Referring more specifically to FIG. 6, in one exemplary embodiment of the present invention latch bolt 82 is slidably disposed within cockpit door 94 and can be displaced in an engagement direction “P” or a release direction “R”. Recessed surface 92 and bulbous end 90 generally face a cockpit side of cockpit door 94 when cockpit door 94 is closed as shown. Bulbous end 90 of latch bolt 82 is positioned as shown when cockpit door 94 is in the closed position. Bulbous end 90 contacts a flattened catch face 96 of a catch end 98 of catch arm member 64. A contact point 100 is thereby created between bulbous end 90 and catch face 96. A force “S” applied to cockpit door 94 in a force application direction “G” is transferred at a door contact point 95 to latch bolt 82 and from latch bolt 82 via bulbous end 90 at contact point 100 to catch face 96. The force transferred to catch arm member 64 at contact point 100 can be varied by changing a force displacement distance “H”. Force displacement distance “H” is measured from a catch arm axis 77 of first and second extensions 44, 46 (only first extension 44 is shown for clarity). When sufficient force “S” is applied to cockpit door 94 in force application direction “G” rotation of catch arm member 64 is initiated. Rotation of catch arm member 64 is in catch arm rotation arc “C”. Rotation of catch arm member 64 is impeded if latch pin 14 is located as shown in FIG. 2 in the solenoid energized position. Rotation of catch arm member 64 is permitted if latch pin 14 is in the solenoid de-energized position shown in FIG. 3.

As previously discussed, and referring to FIGS. 4 and 6, if sufficient opening force “S” is applied in force application direction “G”, latch pin 14 can also be displaced from the extended position shown in FIG. 2 even if solenoid 12 is energized. During this event, a total horizontal force “T” applied by catch arm member 64 to taper portion 58 is partially split into a smaller parallel force component “U” and a perpendicular force component “V”. When perpendicular force component “V” is sufficient to overcome an oppositely directed energized force “W” of solenoid 12 plus a frictional force “X” between latch pin 14 and the wall of pin receiving aperture 38, (V>(W+X)) latch pin 14 is forced in a pin displacement direction “Z” (downward as viewed in FIG. 4).

Bulbous end 90 of latch bolt 82 permits a point load to be applied to catch face 96. This multiplies the force applied against catch arm member 64 as catch arm 18 rotates and force displacement distance “H” increases. Cockpit door 94 can therefore be opened using less force. By reducing the force required to open cockpit door 94, however, an unauthorized entry via cockpit door 94 could also result if sufficient force “S” is applied to cockpit door 94. For this reason, latch pin 14 is modified as discussed below.

Referring generally to FIG. 7, latch pin 14 includes taper portion 58 which tapers outwardly from distal end 60 over a taper length “J”. Taper portion 58 forms an angle θ over taper length “J”. In a preferred embodiment of the present, angle θ is approximately 3.0°±0.4°. In another preferred embodiment of the present invention, angle θ can be any angle greater than 0° up to approximately 3.4° . In known applications, angle θ is approximately 4° or greater. By reducing angle θ to or below 3.4°, it has been found that a significant increase in the force required to overcome the energized position for latch pin 14 is provided. By reducing angle θ to or below 3.4°, force “S” required to open cockpit door 94 against an extended latch pin 14 is significantly increased and can exceed approximately 1500 pounds. This is sufficient to prevent an unauthorized manual opening of cockpit door 94.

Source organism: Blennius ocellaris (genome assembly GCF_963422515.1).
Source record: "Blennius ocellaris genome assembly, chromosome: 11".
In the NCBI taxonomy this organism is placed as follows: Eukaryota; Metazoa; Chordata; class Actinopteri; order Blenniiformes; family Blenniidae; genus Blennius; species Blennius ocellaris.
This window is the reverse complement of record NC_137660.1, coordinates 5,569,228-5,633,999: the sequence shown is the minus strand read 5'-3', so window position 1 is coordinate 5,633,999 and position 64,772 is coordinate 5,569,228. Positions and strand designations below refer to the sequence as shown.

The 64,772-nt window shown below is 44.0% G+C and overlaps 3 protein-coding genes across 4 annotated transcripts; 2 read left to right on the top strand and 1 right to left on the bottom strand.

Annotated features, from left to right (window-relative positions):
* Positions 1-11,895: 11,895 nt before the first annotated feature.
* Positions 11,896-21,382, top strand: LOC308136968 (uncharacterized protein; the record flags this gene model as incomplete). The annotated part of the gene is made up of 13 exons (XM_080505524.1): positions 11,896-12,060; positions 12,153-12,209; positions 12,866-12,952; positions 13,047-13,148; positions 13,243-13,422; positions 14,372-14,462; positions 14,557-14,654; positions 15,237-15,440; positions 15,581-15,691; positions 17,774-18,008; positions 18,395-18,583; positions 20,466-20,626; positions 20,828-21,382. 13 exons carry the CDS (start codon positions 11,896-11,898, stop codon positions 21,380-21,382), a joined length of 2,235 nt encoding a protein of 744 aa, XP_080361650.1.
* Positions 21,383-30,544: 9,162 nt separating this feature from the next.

As also seen in FIG. 7, latch pin 14 also includes an apertured end 102 which provides a threaded aperture 104 to threadably engage latch pin 14 with adjustment element 28. A pin diameter “K” is sized to provide a sliding or loose fit between latch pin 14 and pin receiving aperture 38 of strike body 36.

Referring again to FIG. 6, in another preferred embodiment of the present invention, a handle 108 is provided on the cockpit facing side only of cockpit door 94 and connected to latch bolt 82 to permit manual positioning in the engagement direction “P” or release direction “R” of latch bolt 82. This permits an operator within the cockpit area to manually latch or un-latch latch bolt 82 with respect to catch arm assembly 17. Latch bolt 82 can also be automatically positioned using an electronically controlled actuator (not shown).

Referring to FIG. 8 and again to FIG. 5, a latch bolt 202 is modified from latch bolt 82 by eliminating the bulbous end 90 of latch bolt 82 to create an entirely flat engagement surface 204. Latch bolt 202 also includes a sharp corner 205 at a free end of latch bolt 202, and a relief edge 206 also at a free end and connected with a tapered face 208. Engagement surface 204 is oriented parallel to a longitudinal axis 210 of latch bolt 202. The material removal area “F” of FIG. 5 provided between surface 88 and bulbous end 90 of latch bolt 82 is also shown in FIG. 8, however the material removal area can also be eliminated from the embodiment of FIG. 8 because the bulbous end 90 has been eliminated from this embodiment.

Referring to FIG. 9, a catch arm 211 has been modified from catch arms 18 and 64. Only those items different from catch arms 18 and 64 will be further described. Catch arm 211 provides a right angle inner corner 212 created at a junction of a flat face 214 and a second face 215 of a wall 216. Wall 216 is oriented 90 transverse to flat face 214. Catch arm 211, similar to catch arms 18 and 64, is rotatably supported on centering sleeve 52.